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College Football Polls: Explaining the rankings

The season’s here, so let’s take a quick look at the rankings and polls used throughout the season.

2017 US College Football Sydney Cup
“Never run the Wildcat again,” Tabbi the Koala whispers to David Shaw
Photo by Mark Kolbe/Getty Images

Big things are expected of the Cardinal this season and if all goes well they’ll be in the discussion to win the Pac-12 and maybe even make an appearance in the College Football Playoff. With the dismantling of Rice out of the way, let’s take a look at the major polls and rankings that Stanford will hopefully show up in all season. Every week we’ll take a look at the rankings and let you know if you should be happy or angry (probably angry), and once the official College Football Playoff rankings come around, discussions are sure to be lively.

Amway Coaches Poll
Release: Sundays at 9AM Pacific, all season
Voter demographic: From the Amway Coaches Poll official page,

The Amway Coaches Poll is conducted weekly throughout the regular season using a panel of head coaches at FBS schools. The panel is chosen by random draw, conference by conference plus independents, from a pool of coaches who have indicated to the American Football Coaches Association their willingness to participate.

Voting process:

Each coach submits a Top 25 with a first-place vote worth 25 points, second place 24, and so on down to one point for 25th.

Usefulness: Not really.

The Coaches Poll is usually the very first poll to release each week, giving us a glimpse into what later polls might look like and whetting our appetite for a few hours. Unfortunately, it’s really not all that useful. During the season, how realistic is it that sitting head coaches who have games to prepare for have time to watch hours and hours of other teams playing football? If Bret Bielema has a game on Saturday, is it really all that likely that before and after the game he has the time to watch all the other games that happened on that same day and then submit a ballot by Sunday morning? Some coaches might even just hand their ballot off to someone else on their staff to fill, which kind of defeats the purpose of a “Coaches” poll in the first place.

And, not to slander any coaches, but it’s not totally out of the question that a coach may rate their own team higher than normal, or rate their future opponents highly to make their own team look good. Coaches already put ungodly amounts of effort into trying to win, fudging a little bit with rankings is just one more way to prop up their team.

AP Poll
Release: Sundays at 11AM Pacific, all season
Voter demographic:

A panel of 61 sports writers and broadcasters from around the country votes on the poll weekly. All of the voters have an extensive background in covering college football.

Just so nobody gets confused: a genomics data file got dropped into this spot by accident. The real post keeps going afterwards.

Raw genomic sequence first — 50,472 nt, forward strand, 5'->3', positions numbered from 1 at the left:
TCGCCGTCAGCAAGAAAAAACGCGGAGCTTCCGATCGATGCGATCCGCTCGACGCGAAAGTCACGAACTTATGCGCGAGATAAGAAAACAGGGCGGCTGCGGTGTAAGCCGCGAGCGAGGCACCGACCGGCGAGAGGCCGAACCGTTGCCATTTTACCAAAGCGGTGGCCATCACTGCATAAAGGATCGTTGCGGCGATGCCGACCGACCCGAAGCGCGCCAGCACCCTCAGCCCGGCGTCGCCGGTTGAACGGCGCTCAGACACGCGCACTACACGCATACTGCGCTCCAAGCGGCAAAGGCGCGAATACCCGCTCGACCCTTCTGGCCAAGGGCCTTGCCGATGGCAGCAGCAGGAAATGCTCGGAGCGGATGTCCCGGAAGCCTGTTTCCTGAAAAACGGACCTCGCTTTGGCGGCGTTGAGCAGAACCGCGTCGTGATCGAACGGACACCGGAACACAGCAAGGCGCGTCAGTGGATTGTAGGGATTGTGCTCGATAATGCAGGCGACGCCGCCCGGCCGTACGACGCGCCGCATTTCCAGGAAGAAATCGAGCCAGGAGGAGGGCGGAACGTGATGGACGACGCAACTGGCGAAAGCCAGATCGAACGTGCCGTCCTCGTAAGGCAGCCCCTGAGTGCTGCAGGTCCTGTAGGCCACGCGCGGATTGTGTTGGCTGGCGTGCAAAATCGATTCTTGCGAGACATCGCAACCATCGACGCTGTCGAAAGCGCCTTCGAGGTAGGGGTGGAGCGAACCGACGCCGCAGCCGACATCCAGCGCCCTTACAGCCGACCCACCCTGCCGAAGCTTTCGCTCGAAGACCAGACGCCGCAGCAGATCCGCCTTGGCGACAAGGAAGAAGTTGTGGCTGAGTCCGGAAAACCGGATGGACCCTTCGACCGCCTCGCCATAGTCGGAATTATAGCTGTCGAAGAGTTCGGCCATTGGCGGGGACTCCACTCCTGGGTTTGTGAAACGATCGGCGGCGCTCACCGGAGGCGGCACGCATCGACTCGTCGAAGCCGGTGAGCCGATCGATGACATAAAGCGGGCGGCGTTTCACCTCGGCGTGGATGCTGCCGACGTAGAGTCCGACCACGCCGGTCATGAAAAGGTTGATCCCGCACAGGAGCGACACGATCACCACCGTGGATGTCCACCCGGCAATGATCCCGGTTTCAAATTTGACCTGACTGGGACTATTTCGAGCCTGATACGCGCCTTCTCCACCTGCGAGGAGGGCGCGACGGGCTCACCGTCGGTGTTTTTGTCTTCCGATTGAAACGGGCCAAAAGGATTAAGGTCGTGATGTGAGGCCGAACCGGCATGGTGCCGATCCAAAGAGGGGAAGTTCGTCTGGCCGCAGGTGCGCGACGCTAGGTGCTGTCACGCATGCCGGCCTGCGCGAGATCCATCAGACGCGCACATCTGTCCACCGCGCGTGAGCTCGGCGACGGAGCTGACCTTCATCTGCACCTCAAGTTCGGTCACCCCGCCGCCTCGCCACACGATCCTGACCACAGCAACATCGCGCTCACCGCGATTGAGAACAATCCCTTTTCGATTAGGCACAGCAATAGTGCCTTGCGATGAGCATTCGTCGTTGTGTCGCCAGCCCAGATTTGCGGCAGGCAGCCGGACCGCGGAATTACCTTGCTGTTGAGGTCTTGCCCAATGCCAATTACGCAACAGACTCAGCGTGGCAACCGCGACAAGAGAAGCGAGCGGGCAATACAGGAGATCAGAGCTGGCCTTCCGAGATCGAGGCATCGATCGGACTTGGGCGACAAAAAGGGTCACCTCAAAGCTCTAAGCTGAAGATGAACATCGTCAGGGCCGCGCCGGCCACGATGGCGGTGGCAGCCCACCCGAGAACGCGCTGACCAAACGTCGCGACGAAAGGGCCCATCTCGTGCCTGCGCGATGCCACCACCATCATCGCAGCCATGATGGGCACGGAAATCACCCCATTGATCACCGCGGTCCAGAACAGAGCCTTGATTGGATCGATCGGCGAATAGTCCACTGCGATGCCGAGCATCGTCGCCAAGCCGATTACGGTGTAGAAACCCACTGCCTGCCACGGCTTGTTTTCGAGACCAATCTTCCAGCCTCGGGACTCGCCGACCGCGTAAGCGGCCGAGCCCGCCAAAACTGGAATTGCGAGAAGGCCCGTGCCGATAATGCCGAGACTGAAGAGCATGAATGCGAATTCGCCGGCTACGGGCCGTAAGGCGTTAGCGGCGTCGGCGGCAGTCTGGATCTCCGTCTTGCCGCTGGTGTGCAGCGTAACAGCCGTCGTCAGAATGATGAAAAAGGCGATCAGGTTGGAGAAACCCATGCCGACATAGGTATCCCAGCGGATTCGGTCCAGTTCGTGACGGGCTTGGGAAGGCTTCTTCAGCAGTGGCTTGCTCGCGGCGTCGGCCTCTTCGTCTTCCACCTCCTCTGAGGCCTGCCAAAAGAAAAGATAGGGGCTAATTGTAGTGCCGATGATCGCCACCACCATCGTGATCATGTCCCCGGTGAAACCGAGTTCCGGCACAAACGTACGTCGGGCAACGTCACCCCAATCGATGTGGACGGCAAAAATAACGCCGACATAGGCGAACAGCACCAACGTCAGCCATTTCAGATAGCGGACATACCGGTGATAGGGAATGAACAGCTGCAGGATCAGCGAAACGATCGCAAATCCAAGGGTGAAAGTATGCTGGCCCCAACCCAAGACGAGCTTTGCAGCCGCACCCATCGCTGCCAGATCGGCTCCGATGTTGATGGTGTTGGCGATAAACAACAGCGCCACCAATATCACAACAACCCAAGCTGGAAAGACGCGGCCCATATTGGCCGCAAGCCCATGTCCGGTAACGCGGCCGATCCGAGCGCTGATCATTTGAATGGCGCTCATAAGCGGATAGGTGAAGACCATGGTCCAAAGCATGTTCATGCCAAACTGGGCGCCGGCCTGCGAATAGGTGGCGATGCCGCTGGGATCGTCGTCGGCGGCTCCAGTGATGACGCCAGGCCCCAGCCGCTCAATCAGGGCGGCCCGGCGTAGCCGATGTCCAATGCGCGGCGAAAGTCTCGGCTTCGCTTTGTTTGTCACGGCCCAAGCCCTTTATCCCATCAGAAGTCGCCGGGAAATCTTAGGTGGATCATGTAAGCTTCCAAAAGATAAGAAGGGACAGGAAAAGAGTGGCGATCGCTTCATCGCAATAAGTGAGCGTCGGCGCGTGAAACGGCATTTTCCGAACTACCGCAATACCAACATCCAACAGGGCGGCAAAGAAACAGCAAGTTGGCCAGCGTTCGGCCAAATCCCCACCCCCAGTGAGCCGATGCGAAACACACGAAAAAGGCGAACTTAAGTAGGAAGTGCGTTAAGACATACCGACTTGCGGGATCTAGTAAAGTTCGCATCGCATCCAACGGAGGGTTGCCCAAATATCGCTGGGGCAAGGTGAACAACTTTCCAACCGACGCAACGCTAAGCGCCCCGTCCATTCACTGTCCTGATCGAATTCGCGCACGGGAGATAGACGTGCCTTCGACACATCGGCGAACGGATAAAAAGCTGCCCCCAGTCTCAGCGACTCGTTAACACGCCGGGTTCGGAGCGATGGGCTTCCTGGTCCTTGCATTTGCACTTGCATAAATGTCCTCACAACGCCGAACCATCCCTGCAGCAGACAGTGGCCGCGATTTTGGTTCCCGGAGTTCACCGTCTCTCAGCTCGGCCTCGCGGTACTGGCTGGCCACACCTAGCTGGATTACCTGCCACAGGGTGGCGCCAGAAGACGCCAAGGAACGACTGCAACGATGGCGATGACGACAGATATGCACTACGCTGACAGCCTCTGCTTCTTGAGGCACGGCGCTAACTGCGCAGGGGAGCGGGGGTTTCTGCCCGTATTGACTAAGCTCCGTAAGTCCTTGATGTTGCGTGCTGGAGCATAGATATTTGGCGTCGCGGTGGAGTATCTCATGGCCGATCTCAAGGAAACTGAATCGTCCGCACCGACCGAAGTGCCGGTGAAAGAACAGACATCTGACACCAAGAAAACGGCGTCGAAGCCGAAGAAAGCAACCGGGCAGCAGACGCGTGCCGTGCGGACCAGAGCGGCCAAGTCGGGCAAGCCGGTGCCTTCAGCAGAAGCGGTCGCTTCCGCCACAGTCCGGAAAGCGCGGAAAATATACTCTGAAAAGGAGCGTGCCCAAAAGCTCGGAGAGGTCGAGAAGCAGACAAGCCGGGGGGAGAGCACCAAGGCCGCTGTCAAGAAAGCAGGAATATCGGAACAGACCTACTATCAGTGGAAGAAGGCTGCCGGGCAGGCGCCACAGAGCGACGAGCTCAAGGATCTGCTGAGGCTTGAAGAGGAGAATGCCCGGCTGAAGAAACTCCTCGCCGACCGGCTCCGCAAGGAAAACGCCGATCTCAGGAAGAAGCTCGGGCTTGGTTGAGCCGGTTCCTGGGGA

Voting process:

The AP Top 25 is determined by a simple points system based on how each voter ranks college football's best teams. A team receives 25 points for each first place vote, 24 for second place and so on through to the 25th team, which receives one point. The rankings are set by listing the teams' point totals from highest to lowest.

Usefulness: Somewhat

The AP Poll is a little more useful than the Coaches poll because it’s somewhat more likely that sports writers, whose job it is to watch football, would have time to actually watch all the games as compared to working head coaches. Also, unlike the Coaches Poll, the AP Poll actually releases individual ballots, so there’s a little bit more transparency with the AP Poll. While the Coaches Poll is generally seen as an appetizer that may or may not be that great (not unlike spinach dip), the AP Poll is the main course until the College Football Playoff rankings come out later in the season. Until then, expect to spend most of your Sundays arguing over the AP Poll and not the Coaches Poll.

College Football Playoff Rankings
Release: Tuesdays at 4PM Pacific, starting after Week 9 (October 31 this season)
Voter demographic: College Football Playoff committee, consisting of former head coaches and sitting athletic directors, among others (Of note to Stanford fans, Condoleezza Rice was on the committee for its first 3 seasons, father-of-QB-great Oliver Luck for a single season, and former head coach Tyrone Willingham is a current member)
Voting process: It’s a doozy (read here for the absolutely insane process that involves recusals and multiple rounds of rankings) but essentially the small committee discusses it in person and comes out with a single consensus poll, using this criteria:

conference championships won, strength of schedule, head-to-head results, and comparison of results against common opponents to decide among teams that are comparable.

Usefulness: Very

This one’s the big kahuna: the only one that matters. While it’s fun to argue about the Coaches and AP Poll, this is the singular ranking used to determine who gets into the Playoff. The idea of releasing weekly rankings leading up to the Playoff may be suspect (why not just release the final Playoff 4 and that’s it? Oh right, TV ratings), but having the rankings release and getting a look into the committee’s mindset is sure to foster a lot of fun discussion. Once these start being released, we’ll be sure to delve deep into why the committee is ranking teams where they are, and heading into the final rankings we’ll attempt to put ourselves in their shoes and predict what the final playoff teams will be. And, without those weekly rankings, we as college football fans would’ve never been graced with Jeff Long’s strange “Stanford Body Clock” comments (which singlehandedly kept the Cardinal out of the playoff in 2015).